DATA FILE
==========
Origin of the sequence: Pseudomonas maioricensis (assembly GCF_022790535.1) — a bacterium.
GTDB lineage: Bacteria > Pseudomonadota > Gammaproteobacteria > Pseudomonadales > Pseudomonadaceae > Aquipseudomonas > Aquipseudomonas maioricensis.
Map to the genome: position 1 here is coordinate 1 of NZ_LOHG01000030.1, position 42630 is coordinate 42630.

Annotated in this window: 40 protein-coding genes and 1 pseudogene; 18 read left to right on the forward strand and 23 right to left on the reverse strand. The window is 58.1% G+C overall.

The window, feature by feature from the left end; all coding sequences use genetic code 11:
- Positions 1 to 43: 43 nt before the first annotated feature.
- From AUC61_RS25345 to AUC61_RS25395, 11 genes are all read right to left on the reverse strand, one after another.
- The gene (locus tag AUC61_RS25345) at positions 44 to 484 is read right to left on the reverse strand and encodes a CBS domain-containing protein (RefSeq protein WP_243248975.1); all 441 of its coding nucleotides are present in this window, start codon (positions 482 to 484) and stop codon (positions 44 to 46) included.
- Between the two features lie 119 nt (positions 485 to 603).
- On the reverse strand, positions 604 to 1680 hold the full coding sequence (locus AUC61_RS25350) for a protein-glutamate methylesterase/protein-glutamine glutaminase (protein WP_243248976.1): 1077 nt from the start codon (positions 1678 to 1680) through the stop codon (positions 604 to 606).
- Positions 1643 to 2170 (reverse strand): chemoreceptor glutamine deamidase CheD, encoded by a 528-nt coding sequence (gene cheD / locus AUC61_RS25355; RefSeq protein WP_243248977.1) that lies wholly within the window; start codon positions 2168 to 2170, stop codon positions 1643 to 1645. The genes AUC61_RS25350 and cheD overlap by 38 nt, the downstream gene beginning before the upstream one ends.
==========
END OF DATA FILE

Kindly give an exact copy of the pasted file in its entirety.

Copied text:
Origin of the sequence: Pseudomonas maioricensis (assembly GCF_022790535.1) — a bacterium.
GTDB lineage: Bacteria > Pseudomonadota > Gammaproteobacteria > Pseudomonadales > Pseudomonadaceae > Aquipseudomonas > Aquipseudomonas maioricensis.
Map to the genome: position 1 here is coordinate 1 of NZ_LOHG01000030.1, position 42630 is coordinate 42630.

Annotated in this window: 40 protein-coding genes and 1 pseudogene; 18 read left to right on the forward strand and 23 right to left on the reverse strand. The window is 58.1% G+C overall.

The window, feature by feature from the left end; all coding sequences use genetic code 11:
- Positions 1 to 43: 43 nt before the first annotated feature.
- From AUC61_RS25345 to AUC61_RS25395, 11 genes are all read right to left on the reverse strand, one after another.
- The gene (locus tag AUC61_RS25345) at positions 44 to 484 is read right to left on the reverse strand and encodes a CBS domain-containing protein (RefSeq protein WP_243248975.1); all 441 of its coding nucleotides are present in this window, start codon (positions 482 to 484) and stop codon (positions 44 to 46) included.
- Between the two features lie 119 nt (positions 485 to 603).
- On the reverse strand, positions 604 to 1680 hold the full coding sequence (locus AUC61_RS25350) for a protein-glutamate methylesterase/protein-glutamine glutaminase (protein WP_243248976.1): 1077 nt from the start codon (positions 1678 to 1680) through the stop codon (positions 604 to 606).
- Positions 1643 to 2170 (reverse strand): chemoreceptor glutamine deamidase CheD, encoded by a 528-nt coding sequence (gene cheD / locus AUC61_RS25355; RefSeq protein WP_243248977.1) that lies wholly within the window; start codon positions 2168 to 2170, stop codon positions 1643 to 1645. The genes AUC61_RS25350 and cheD overlap by 38 nt, the downstream gene beginning before the upstream one ends.